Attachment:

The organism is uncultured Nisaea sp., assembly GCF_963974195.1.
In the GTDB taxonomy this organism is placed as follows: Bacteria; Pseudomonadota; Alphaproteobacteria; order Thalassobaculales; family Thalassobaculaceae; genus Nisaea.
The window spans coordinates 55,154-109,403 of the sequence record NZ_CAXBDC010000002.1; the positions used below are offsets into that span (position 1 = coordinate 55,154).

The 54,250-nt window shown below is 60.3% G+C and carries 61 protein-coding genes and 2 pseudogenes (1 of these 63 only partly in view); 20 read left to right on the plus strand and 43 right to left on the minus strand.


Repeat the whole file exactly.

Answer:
The organism is uncultured Nisaea sp., assembly GCF_963974195.1.
In the GTDB taxonomy this organism is placed as follows: Bacteria; Pseudomonadota; Alphaproteobacteria; order Thalassobaculales; family Thalassobaculaceae; genus Nisaea.
The window spans coordinates 55,154-109,403 of the sequence record NZ_CAXBDC010000002.1; the positions used below are offsets into that span (position 1 = coordinate 55,154).

The 54,250-nt window shown below is 60.3% G+C and carries 61 protein-coding genes and 2 pseudogenes (1 of these 63 only partly in view); 20 read left to right on the plus strand and 43 right to left on the minus strand.